Galway’s first upcycling centre has been launched at the Galway Artisan Workshop on Sandy Road.
Upcycling is reusing waste without destroying it in order to form something new. It is more energy efficient than recycling, as recycling takes waste products, breaks them down, then forms them into something new, whereas with upcycling you’re creating something new without all the breaking down.
Social Enterprise Development Officer at the Galway City Partnership, Eileen Lauster, explained that if you have a piece of furniture that you’d like to keep, but want to update, for example with different fabrics, you take it into the centre where you can then consult with professionals and have your piece of furniture redesigned.
Eileen said: “Galway was the only major city in Ireland that didn’t have an upcycling centre. I’m happy to say that this is no longer the case.” She said the “centre is based on what’s worked across Europe”, so they are very confident about the project.
The furniture upcycling is done by William Sheppard, who has many years of upholstery experience and skills. As well as providing this service to the public, he is also training others.
You can also purchase clothes in the centre from ‘Sew Last Season’ – a public sewing room located in Ozanam House, St Augustine Street which was set up to teach people how to sew, mend and upcycle. They are supported by St Vincent de Paul who provides the workspace and materials.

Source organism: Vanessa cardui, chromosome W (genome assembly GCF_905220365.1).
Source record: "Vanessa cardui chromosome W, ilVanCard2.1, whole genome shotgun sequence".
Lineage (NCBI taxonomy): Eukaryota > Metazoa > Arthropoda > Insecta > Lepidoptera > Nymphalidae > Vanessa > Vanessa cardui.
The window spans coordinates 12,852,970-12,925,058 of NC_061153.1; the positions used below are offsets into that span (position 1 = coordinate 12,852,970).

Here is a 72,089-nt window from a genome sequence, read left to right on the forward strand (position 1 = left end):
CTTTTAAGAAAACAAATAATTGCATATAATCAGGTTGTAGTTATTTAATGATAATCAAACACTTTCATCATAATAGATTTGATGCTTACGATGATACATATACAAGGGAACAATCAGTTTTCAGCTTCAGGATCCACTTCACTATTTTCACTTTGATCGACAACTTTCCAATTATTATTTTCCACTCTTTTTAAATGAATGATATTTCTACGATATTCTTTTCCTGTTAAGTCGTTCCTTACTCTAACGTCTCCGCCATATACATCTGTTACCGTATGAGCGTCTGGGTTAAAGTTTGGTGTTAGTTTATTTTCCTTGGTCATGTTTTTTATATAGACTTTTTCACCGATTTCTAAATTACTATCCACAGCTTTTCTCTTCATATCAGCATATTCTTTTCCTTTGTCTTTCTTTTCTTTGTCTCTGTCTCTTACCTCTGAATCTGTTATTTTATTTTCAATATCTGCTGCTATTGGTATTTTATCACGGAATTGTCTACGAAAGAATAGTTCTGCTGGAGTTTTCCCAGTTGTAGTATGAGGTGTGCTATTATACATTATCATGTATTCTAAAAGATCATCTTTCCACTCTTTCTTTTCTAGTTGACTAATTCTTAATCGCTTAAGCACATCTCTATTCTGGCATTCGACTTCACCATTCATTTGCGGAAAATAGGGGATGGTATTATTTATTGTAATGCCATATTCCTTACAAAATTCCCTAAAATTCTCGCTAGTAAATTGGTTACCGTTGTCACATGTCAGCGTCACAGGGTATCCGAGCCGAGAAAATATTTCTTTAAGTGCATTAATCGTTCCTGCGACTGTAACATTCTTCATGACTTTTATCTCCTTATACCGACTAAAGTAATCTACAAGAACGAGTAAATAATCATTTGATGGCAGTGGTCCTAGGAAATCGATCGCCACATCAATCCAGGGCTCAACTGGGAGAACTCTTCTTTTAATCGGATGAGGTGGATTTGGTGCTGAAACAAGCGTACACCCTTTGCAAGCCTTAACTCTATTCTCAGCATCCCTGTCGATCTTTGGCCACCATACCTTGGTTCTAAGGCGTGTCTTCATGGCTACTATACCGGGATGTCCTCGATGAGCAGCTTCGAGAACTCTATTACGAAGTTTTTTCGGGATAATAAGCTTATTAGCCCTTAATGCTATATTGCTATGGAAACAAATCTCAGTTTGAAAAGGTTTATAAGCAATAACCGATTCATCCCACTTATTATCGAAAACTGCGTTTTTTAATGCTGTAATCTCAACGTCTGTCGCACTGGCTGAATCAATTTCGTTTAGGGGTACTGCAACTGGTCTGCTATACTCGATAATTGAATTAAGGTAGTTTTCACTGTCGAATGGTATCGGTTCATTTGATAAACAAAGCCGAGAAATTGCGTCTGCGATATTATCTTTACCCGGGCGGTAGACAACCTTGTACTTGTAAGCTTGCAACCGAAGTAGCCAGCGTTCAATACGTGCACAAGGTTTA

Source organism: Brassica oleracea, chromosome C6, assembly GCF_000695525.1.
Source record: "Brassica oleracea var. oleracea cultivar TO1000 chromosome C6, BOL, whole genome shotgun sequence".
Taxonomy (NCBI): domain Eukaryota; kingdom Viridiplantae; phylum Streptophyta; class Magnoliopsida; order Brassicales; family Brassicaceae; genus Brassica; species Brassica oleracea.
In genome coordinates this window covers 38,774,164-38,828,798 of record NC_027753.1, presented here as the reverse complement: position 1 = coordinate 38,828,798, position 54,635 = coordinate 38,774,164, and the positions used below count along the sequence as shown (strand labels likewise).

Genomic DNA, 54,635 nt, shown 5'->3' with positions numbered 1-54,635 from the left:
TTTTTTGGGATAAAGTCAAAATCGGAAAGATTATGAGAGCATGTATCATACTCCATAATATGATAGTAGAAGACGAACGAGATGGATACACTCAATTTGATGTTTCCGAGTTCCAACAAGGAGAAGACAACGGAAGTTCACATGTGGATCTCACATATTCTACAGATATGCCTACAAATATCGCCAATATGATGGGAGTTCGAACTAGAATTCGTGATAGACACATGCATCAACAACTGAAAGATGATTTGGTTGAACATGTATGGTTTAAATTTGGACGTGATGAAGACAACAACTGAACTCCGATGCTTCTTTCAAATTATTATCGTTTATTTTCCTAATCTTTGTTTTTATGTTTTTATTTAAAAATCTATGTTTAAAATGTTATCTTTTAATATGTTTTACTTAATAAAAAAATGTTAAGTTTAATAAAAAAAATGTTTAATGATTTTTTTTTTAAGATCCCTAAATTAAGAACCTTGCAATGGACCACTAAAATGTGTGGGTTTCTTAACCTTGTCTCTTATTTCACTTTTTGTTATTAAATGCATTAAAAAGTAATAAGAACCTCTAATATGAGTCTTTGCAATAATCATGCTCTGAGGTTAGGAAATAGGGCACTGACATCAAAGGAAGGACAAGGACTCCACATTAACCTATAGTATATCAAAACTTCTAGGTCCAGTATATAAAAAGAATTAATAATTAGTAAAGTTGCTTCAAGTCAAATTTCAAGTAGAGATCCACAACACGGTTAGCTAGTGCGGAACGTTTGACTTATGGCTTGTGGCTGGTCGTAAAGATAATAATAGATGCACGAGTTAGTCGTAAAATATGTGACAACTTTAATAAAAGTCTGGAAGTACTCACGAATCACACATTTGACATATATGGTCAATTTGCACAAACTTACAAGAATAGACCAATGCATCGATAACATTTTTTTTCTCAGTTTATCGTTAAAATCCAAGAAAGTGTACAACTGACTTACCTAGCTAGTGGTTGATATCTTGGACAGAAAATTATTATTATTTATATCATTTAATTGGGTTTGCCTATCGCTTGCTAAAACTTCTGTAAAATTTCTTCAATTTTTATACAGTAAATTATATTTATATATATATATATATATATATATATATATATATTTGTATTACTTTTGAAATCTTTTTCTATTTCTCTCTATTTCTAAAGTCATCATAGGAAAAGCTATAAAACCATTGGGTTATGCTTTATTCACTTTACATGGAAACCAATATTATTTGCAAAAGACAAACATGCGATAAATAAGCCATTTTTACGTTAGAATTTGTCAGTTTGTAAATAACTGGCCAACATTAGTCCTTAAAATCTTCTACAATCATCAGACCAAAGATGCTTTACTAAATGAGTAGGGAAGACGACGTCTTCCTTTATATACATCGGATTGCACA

Helen Garvey, fashion and textile designer of ‘Sew Last Season’ explained: “Not all of the donated garments can be sold in the Vincent de Paul shop and this is where we come in; embellishing, mending and sometimes completely transforming garments into ladies, childrenswear and accessories.”
They also provide workshops on how to upcycle, redesign, mend, repair and how to use a sewing machine.
The Galway Artisan Workshop is a social enterprise project of Galway City Partnership. Their aim is to tackle disadvantage and social exclusion, focusing particularly on those who are long term unemployed.
As well as providing something that is beneficial to the environment, it also provides working opportunities and a chance to build skills for people on different schemes such as the Tús Programme.
The centre is located in Galway Artisan Workshop, Unit 11a on Sandy Road and is open on Mondays from 10-2, Tuesdays, Wednesdays and Thursdays from 10-4 and Fridays from 10am-12pm.
€46,000 Lotto winner comes forward as deadline looms
Galway Bay fm newsroom – The Knocknacarra winner of the Lotto Match 5 + Bonus from the 12th of December has come forward to claim their prize, just two weeks before the claim deadline.
The winning ticket, which is worth €46,234, was sold at Clybaun Stores on the Clybaun Road on the day of the draw, one of two winners of the Lotto Match 5 + Bonus prize of €92,000.
A spokesperson for the National Lottery say we are now making arrangements for the lucky winner to make their claim in the coming days.
Meanwhile, the Lotto jackpot for tomorrow night (27th February) will roll to an estimated €5.5 million.